“Good Religion” and Wine - On The Philosophy of Wine

(an Epilogue by Antal Dúl for The Philosophy of Wine)

The Philosophy of Wine is an apology for the rare, solemn instants of life, of ease, play, and self-forgetting serenity. This is the world of dionysian, Mediterranean intoxication, the bee-master’s half-awake, half-dreaming meditation on an August afternoon, under the nut tree, the pure, glittering serenity of Orpheus: some of the rare, idyllic moments lived by Hamvas. It is precisely a glass of fiery Szekszárdi or green-golden Somlói that could make us aware of them.

In the summer of 1945, during a short holiday spent in Balatonberény, Béla Hamvas writes, practically in one breath The Philosophy of Wine. It expresses the first quiver of a people who, harrowed and starved, sorely tried by front lines, concentration camps, and bomb shelters, have just reached the sunlight; curiously, it expresses not despair over the ruins, but an exuberant joy of life.

Hamvas begins by saying that he is writing a prayer book for atheists. But what is atheism? “The sickness of abstract life.” It is also a religion, because the most obdurate sceptic, and even the materialist, has a religion. But a bad religion: a belief in negation, and a belief in the lowest level of consciousness. For Hamvas, atheism is not a question of Weltanschauung or confession; it is not even an abstract speculation as to whether God exists. And, if the answer is yes, it does not inquire how God exists and in what manner: in substantial unity with the world, or high above the created being? These questions concern atheists just as the negation of God does, and neither Jesus, Buddha, Lao-tse, nor Heraclitus was willing to speak about them. For the atheist is not only someone living in the religion of matt er, and not only the Cartesian fanatic of reason. The circle is much wider. The zealously praying, devout pietist or the daily communicant could be, to the same extent, an atheist. One can hardly provide an exhaustive list of all those – from the fanatics of Weltanschauung to the hypocritical overeater, from the mad worshippers of fame, rank, power, and money to the stone-hearted misers, from the obsessive advocates of hygiene to the indignant prudes, from the life-torturing ascetics to the alcohol addicts – who belong to this group. One thing is certain: the number of inanities is infinite, and normal existence is always the same. As Heraclitus put it: “The waking share one common world, but when asleep each man turns away to a private one.”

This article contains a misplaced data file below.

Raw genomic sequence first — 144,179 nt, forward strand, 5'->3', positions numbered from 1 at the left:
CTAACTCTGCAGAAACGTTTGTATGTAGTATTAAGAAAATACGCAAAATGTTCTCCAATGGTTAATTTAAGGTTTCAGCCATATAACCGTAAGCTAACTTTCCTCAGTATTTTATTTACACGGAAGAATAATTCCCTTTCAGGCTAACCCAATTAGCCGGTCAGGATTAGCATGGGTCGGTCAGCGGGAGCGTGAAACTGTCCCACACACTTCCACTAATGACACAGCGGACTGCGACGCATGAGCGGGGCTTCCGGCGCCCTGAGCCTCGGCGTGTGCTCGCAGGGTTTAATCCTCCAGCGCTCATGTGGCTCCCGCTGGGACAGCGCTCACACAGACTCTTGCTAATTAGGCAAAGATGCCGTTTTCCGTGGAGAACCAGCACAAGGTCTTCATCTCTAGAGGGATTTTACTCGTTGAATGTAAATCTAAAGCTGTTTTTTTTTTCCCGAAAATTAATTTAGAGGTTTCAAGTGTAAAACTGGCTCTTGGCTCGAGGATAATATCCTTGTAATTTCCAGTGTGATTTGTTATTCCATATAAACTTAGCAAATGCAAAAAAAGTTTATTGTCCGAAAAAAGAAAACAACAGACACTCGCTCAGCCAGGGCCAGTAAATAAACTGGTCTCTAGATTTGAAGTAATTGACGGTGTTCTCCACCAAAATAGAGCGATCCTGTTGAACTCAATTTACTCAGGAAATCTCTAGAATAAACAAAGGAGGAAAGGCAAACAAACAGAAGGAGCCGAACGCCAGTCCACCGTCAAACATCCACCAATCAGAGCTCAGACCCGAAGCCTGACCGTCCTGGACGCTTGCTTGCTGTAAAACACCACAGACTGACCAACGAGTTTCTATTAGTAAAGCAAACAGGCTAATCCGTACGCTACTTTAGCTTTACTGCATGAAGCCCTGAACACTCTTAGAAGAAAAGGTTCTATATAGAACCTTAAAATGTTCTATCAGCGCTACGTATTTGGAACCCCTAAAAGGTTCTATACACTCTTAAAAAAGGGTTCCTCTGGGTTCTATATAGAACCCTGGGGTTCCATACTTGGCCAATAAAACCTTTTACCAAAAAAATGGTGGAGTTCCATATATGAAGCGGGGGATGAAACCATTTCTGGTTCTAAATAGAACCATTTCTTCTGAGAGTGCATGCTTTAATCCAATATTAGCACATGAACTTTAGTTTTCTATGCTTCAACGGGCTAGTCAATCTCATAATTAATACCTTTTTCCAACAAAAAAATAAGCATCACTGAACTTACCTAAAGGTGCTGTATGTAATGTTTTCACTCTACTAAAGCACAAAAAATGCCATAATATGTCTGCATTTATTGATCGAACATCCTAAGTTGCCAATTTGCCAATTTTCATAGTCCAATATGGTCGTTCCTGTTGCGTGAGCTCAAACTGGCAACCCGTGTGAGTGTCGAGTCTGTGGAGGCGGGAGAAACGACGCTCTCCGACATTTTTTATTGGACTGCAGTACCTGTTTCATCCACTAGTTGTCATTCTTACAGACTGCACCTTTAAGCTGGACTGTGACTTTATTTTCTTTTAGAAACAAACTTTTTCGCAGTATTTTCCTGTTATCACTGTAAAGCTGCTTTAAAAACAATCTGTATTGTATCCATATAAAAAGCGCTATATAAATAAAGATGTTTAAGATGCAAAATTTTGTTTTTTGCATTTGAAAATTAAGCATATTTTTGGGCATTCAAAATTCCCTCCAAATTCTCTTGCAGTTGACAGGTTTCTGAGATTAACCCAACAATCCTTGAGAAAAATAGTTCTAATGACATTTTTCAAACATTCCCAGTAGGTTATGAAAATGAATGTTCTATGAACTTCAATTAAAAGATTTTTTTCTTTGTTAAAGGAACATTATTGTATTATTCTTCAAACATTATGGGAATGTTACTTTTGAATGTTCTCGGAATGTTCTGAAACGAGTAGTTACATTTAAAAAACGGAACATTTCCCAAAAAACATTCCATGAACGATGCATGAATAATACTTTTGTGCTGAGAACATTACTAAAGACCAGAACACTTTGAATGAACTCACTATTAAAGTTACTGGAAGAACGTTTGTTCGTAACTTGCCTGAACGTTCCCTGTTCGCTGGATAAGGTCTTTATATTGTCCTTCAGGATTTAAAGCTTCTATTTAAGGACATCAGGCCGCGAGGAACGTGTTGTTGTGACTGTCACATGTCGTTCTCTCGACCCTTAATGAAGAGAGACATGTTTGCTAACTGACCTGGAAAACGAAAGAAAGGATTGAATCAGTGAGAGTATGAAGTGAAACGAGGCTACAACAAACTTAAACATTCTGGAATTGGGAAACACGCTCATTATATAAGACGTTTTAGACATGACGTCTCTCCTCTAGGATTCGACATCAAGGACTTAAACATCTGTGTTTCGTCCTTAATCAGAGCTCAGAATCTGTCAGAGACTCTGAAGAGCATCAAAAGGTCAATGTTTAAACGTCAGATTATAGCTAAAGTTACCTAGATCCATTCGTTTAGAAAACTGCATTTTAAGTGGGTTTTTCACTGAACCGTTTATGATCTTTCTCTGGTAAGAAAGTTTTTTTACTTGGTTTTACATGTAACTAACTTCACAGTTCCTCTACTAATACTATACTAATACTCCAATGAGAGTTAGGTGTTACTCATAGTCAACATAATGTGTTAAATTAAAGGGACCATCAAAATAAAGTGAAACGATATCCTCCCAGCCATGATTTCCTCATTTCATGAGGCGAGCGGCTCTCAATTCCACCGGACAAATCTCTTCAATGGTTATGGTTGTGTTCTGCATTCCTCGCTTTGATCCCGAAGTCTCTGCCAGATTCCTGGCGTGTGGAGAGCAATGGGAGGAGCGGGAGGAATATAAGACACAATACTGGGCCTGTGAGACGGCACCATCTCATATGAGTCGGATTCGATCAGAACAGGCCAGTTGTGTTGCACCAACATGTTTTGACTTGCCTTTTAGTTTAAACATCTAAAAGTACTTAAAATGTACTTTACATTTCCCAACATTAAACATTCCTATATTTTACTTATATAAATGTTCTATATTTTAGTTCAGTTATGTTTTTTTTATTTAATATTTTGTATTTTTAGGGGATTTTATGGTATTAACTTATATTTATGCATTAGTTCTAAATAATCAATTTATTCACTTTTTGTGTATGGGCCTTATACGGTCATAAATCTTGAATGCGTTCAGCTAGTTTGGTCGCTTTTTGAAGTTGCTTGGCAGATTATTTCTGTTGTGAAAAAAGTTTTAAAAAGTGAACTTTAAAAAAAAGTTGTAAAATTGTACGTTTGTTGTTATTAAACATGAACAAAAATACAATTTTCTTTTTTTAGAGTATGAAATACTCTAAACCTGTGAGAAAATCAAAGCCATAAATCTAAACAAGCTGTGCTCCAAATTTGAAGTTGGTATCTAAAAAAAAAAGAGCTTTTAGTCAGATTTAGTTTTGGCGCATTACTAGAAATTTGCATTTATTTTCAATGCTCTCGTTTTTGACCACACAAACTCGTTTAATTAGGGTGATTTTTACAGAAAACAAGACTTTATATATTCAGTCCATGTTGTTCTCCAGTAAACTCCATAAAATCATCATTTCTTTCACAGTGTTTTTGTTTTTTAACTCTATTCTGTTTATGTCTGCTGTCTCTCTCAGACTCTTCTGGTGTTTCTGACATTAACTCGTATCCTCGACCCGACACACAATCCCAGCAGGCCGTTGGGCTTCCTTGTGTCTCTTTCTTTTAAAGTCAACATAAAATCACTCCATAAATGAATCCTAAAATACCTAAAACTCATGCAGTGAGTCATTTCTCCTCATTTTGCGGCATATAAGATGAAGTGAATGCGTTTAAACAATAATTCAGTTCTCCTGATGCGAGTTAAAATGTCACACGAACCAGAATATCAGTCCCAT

The infallible sign of bad religion is “existence without intoxication.” The cause is a stiff fear of life, penetrated deeply into the soul. Nothing is more difficult to achieve than liberation from this state.
Good religion (the vita illuminativa) means higher sobriety. The first sign of healing: seeing God in stones, trees, fruit, or stars. In love, food, and wine. He who does not know, says Béla Hamvas, that God is in the cooked ham will not understand anything of this book. “I understood that Brahman’s highest form is food.”

Whose religion is good? The religion of he who dares to live in an immediate manner and knows that the joy of life is not something forbidden. Not something forbidden but, as the Gospel says, a plus. Food, wine, and love are not the goal, but helpful means. This world is a place of crisis and separation, and everybody has to declare his intentions. But in whoever the order is re-established, he does not need laws, prohibition, and asceticism.

The Philosophy of Wine is not an inventory of Hungarian wine treasures. Neither is it that of botany nor gastronomy. As in his other writings, Hamvas always pays attention to the main features of human behavior, to the bases of life. Classification is the task of books on oenology. The concern of this book is altogether different. It prepares the reader to worship the Presence.

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